Food-poisoning outbreaks caused by imported food products – particularly fish and spices – rose in 2009 and 2010, according to the federal Centers for Disease Control and Prevention.
The new report, presented at the International Conference on Emerging Infectious Diseases in Atlanta, found nearly half of the outbreaks were from foods imported from countries and areas that were previously believed to be safe.
"It's too early to say if the recent numbers represent a trend, but CDC officials are analyzing information from 2011 and will continue to monitor for these outbreaks in the future," said lead researcher Hannah Gould, disease detective in CDC's Division of Foodborne, Waterborne and Environmental Diseases.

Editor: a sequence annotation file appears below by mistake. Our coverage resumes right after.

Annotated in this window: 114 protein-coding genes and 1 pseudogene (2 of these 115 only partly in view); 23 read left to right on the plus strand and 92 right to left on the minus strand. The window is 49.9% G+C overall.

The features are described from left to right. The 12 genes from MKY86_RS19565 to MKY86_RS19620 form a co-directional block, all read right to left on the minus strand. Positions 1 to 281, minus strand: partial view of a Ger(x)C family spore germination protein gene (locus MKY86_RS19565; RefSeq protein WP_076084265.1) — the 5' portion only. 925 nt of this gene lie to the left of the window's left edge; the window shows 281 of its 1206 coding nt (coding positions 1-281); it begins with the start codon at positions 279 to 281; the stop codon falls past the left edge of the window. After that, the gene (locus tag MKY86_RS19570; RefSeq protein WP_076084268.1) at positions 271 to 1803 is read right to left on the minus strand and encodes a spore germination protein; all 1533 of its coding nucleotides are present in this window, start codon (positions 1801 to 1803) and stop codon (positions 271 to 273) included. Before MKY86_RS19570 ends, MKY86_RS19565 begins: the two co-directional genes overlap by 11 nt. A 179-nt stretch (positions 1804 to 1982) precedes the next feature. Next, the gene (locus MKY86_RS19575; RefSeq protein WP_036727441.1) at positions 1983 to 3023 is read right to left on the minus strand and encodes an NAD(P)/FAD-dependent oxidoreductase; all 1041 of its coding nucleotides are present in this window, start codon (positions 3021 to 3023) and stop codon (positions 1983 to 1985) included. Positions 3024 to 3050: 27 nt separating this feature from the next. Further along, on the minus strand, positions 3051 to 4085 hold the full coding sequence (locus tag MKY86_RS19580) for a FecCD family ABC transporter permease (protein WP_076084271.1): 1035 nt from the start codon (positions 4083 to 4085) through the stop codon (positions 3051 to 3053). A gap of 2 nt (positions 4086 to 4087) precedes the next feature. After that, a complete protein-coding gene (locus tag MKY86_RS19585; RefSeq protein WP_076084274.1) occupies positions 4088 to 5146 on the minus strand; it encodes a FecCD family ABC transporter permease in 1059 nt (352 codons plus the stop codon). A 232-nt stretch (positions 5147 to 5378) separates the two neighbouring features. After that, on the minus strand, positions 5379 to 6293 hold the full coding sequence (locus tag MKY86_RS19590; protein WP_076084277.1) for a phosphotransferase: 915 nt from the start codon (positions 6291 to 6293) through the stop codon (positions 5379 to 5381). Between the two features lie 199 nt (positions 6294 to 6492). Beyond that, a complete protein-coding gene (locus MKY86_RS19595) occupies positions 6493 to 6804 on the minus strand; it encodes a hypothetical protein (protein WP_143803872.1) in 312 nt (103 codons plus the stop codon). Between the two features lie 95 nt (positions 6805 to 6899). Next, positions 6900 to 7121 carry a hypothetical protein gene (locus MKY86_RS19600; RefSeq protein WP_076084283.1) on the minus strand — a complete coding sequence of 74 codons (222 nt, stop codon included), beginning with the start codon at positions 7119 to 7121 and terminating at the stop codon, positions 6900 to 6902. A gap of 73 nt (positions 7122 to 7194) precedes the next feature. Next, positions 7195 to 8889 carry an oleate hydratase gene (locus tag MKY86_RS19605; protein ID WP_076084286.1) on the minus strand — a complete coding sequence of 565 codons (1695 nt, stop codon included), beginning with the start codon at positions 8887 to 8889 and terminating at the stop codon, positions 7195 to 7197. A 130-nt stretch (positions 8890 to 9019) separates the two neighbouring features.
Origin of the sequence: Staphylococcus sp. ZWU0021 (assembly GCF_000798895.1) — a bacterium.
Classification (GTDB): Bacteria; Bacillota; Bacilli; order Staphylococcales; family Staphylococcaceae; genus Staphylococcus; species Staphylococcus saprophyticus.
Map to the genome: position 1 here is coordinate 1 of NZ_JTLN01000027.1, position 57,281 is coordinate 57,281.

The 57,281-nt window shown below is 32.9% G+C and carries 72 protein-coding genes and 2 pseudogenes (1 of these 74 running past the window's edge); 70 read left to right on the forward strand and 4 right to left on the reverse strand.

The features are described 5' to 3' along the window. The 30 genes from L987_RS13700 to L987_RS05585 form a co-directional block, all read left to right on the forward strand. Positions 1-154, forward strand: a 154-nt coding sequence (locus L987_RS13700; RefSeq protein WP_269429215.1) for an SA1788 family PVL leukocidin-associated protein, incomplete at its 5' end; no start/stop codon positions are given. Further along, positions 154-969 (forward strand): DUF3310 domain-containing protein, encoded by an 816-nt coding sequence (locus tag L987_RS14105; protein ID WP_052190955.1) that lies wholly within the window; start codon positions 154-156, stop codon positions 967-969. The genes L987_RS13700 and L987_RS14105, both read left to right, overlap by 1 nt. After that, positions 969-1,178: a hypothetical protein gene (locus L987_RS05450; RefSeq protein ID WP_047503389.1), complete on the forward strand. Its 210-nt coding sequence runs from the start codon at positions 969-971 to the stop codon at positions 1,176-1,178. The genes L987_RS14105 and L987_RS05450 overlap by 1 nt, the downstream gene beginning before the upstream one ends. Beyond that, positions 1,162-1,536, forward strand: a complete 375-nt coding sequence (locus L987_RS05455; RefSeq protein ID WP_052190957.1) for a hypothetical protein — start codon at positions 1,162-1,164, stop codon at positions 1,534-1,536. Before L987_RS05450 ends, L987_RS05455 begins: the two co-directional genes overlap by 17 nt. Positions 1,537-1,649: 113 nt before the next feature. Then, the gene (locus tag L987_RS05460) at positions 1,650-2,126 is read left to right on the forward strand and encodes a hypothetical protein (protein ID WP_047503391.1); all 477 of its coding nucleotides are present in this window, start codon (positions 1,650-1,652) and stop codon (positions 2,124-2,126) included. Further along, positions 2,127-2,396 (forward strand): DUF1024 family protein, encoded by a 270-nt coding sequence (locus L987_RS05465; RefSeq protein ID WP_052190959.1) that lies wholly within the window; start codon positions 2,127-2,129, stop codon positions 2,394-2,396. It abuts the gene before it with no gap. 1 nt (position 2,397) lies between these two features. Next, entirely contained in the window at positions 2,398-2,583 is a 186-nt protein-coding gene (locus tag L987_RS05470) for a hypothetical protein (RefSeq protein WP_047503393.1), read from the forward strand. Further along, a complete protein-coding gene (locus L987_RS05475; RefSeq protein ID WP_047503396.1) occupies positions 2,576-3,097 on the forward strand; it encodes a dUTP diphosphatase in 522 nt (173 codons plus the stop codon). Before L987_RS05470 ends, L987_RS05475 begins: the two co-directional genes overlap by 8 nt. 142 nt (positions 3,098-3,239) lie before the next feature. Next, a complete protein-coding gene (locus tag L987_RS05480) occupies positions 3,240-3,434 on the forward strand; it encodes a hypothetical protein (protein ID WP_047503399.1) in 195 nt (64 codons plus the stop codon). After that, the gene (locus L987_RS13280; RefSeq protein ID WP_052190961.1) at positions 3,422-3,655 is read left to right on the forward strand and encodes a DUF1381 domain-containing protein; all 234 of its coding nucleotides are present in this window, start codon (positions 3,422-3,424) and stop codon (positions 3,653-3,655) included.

According to the CDC study:
• Between 2005 and 2010, 39 foodborne illness outbreaks and 2,348 illnesses were linked to imported food from 15 countries.
• Nearly half of the outbreaks occurred in 2009 and 2010.
• Fish were found to be the most common cause -- tied to 17 outbreaks -- followed by spices (six outbreaks including five from fresh or dried peppers).
• Nearly 45 percent of the imported foods causing outbreaks came from Asia.
According to the Department of Agriculture, U.S. food imports grew from $41 billion in 1998 to $78 billion in 2007. Fruits and vegetables, seafood and processed food products were the biggest sources of that growth. Up to 85 percent of the seafood eaten in the United States is imported; up to 60 percent of fresh produce is imported.